The body composite (Tetric EvoCeram) in shade A1 was syringed on top of the uncured flowable composite, filling the entire preparation in a 4-mm increment (Figure 7). The hydraulic action of the body composite allowed the flowable composite to assist in sealing the Class II cavosurface margins. The uncured Tetric EvoCeram composite was condensed with a P-1 Plugger (Ivoclar Vivadent) lubricated with an unfilled resin (Heliobond, Ivoclar Vivadent) to create occlusal anatomy prior to curing (Figure 8).

Upon completion of contouring, the restoration was cured with light-emitting diode (LED) curing lights for 20 seconds through both the buccal and lingual cusps (Figure 9). The V-3 Ring was removed and the sectional matrix was peeled back to allow additional light-curing for 20 seconds from both the buccal and lingual aspects (Figure 10). The Wave Wedge and sectional matrix were removed, revealing a tight proximal contact with excellent contours created by the V-3 system, which helped to minimize finishing time (Figure 11).

The restoration was contoured and shaped using 12-fluted, spiral-bladed carbides (Figure 12 and Figure 13). Occlusal and excursive contacts were checked with articulating paper in both reclined and vertical seating positions (Figure 14). Finally, the restoration was polished with abrasive points and cups (Astropol, Ivoclar Vivadent) (Figure 15 and Figure 16).

Conclusion

The simplicity with which esthetic and predictable posterior Class II restorations can be completed is beneficial to both dentists and their patients (Figure 17). The handling and material properties demonstrated by Tetric EvoCeram facilitated easy placement, contouring, and polishing of the posterior restoration featured in this article. Additionally, the material’s optical properties contributed to an esthetic and “invisible” posterior restoration that is indistinguishable from the surrounding natural dentition. For Class II restorations, Tetric EvoCeram demonstrates the easy adaptability and ideal working time required, enabling fillings to be completed predictably and efficiently.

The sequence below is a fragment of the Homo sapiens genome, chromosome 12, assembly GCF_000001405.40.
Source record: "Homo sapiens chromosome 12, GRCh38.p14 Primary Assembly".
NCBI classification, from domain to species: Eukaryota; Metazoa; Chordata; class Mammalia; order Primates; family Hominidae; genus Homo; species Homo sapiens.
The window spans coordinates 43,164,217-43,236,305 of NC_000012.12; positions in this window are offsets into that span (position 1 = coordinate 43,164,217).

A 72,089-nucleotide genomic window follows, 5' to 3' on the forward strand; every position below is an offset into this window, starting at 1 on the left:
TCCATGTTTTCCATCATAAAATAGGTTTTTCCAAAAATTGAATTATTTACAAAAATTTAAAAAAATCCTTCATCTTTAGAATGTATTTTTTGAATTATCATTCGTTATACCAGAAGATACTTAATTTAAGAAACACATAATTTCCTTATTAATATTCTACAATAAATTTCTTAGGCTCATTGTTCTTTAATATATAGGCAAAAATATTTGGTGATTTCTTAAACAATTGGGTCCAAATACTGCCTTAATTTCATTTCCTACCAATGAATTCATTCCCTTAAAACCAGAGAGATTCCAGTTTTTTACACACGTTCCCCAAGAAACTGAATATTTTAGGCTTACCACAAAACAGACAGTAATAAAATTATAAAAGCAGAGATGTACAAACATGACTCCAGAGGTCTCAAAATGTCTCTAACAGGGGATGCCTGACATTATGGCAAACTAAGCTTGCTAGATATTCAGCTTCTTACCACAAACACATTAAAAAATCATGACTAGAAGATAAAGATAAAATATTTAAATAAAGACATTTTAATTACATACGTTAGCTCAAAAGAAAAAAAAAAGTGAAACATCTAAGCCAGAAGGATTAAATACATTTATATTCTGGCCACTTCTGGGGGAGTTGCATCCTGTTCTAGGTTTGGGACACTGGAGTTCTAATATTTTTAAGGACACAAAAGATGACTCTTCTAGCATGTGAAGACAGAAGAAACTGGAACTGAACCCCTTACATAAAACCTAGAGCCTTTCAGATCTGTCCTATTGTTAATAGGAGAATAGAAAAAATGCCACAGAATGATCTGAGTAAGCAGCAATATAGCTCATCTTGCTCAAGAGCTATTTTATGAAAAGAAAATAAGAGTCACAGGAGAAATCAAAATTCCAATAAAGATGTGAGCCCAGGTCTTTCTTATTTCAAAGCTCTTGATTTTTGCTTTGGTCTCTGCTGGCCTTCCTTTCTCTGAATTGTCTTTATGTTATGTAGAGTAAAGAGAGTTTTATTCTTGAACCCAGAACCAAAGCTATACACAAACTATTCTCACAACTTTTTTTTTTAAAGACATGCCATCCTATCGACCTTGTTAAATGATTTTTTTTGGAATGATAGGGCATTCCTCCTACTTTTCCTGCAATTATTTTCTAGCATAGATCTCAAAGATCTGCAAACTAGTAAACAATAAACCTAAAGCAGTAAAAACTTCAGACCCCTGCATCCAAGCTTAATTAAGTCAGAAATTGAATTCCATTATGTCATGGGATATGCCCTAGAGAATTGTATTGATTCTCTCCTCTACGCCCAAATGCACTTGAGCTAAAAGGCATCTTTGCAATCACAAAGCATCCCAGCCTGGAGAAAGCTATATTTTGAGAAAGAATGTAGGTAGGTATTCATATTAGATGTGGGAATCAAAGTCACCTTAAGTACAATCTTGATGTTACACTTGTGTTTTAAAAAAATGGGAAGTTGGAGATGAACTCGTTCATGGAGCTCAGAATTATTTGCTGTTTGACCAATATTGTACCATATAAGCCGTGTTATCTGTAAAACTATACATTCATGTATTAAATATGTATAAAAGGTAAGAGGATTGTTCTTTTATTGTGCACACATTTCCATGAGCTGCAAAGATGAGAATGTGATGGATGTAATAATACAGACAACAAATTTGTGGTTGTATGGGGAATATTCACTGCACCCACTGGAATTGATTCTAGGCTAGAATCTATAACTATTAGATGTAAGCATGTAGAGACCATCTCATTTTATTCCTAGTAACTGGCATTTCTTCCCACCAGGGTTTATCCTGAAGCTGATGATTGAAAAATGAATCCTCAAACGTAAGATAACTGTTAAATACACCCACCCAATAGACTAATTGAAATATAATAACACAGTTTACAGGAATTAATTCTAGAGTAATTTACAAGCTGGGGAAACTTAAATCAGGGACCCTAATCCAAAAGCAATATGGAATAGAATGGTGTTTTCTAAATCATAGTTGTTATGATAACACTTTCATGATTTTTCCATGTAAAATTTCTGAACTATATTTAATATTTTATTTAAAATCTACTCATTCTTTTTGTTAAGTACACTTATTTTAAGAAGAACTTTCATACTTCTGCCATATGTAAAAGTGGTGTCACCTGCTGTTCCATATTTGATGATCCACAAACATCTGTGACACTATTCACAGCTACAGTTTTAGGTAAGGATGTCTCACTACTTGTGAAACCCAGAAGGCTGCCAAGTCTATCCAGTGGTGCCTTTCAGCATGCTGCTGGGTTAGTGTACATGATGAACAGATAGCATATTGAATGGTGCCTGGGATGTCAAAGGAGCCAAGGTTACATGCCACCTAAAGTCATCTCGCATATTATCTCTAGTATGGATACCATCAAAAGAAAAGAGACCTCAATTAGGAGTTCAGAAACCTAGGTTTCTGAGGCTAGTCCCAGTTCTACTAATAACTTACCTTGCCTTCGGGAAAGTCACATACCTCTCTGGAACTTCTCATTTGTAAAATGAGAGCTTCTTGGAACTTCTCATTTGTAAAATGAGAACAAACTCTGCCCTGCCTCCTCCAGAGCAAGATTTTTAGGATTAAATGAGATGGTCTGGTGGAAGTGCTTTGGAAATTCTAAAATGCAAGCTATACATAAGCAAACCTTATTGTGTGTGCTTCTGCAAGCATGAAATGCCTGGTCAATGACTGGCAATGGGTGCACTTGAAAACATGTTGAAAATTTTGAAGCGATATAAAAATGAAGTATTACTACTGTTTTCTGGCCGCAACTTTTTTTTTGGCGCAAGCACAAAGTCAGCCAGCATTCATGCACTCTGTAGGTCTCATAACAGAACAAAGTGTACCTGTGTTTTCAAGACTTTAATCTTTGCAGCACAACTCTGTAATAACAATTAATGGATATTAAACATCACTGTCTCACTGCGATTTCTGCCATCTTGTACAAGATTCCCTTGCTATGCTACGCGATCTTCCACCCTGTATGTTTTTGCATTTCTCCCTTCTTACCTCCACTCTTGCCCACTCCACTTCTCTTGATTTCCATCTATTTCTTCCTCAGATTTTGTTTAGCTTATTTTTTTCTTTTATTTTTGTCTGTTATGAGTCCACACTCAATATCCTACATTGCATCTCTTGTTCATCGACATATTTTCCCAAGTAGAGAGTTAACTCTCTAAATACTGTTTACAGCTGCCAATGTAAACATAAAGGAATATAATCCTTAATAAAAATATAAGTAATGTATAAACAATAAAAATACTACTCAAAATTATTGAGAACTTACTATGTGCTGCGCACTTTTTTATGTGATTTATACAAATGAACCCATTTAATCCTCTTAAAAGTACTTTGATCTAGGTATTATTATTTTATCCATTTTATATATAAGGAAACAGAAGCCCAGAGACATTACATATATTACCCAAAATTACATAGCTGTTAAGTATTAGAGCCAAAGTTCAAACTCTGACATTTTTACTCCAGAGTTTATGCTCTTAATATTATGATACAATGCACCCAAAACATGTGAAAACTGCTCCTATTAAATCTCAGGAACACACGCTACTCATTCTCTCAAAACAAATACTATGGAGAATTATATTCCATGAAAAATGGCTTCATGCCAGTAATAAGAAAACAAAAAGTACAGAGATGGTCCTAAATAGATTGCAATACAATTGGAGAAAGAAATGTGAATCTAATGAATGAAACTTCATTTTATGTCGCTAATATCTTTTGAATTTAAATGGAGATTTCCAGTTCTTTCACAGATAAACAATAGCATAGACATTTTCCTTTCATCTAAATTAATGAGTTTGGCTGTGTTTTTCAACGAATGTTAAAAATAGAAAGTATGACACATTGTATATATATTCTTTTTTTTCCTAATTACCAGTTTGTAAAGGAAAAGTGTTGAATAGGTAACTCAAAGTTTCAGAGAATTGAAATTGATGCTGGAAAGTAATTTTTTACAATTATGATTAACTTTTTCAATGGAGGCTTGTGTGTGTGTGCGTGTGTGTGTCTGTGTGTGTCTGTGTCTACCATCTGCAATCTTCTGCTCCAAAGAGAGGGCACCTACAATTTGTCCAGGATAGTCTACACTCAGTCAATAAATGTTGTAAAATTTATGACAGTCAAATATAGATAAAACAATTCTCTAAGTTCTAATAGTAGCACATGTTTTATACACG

About the Author

Douglas L. Lambert, DDS
Private Practice
Edina, Minnesota


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Image Gallery

Figure 1  Preoperative view of tooth No. 4 showing occlusal and distal caries that was noted radiographically.

Figure 1

Figure 2  A conservative slot preparation was completed and caries removed.

Figure 2

Figure 3  The enamel cavosurface margins were beveled using a fine diamond.

Figure 3

Figure 4  The Class II preparation was isolated using a sectional matrix, Wave Wedge, and V-3 Ring to create a sealed system.

Figure 4

Figure 5  A self-etch adhesive was applied to all enamel and dentin preparation surfaces.

Figure 5

Figure 6  A small increment of Shade A1 Tetric EvoFlow flowable composite was syringed into the proximal box but not cured.

Figure 6

Figure 7  Shade A1 of Tetric EvoCeram body composite was syringed on top of the uncured flowable composite, filling the entire preparation.

Figure 7

Figure 8  The uncured composite was condensed with a P-1 Plugger lubricated with an unfilled resin (Heliobond) to create occlusal anatomy prior to curing.

Figure 8

Figure 9  Occlusal view of the contoured restoration prior to curing.

Figure 9

Figure 10  The V-3 Ring was removed and the sectional matrix peeled back to allow additional light curing for 20 seconds from the buccal and lingual aspects.

Figure 10

Figure 11  The Wave Wedge and sectional matrix were removed. Note the excellent proximal contours that the V-3 Ring system created, which minimized finishing time.

Figure 11

Figure 12  Contour and shape were created with 12-fluted, spiral-bladed carbides.

Figure 12

Figure 13  Contour and shape were created with 12-fluted, spiral-bladed carbides.

Figure 13

Figure 14  Occlusal and excursive contacts were checked with articulating paper in both reclined and vertical seating positions.

Figure 14

Figure 15  Abrasive points and cups were used to polish the restoration.

Figure 15

Figure 16  Abrasive points and cups were used to polish the restoration.

Figure 16

Figure 17  Final occlusal view of the Tetric EvoCeram Class II restoration.

Figure 17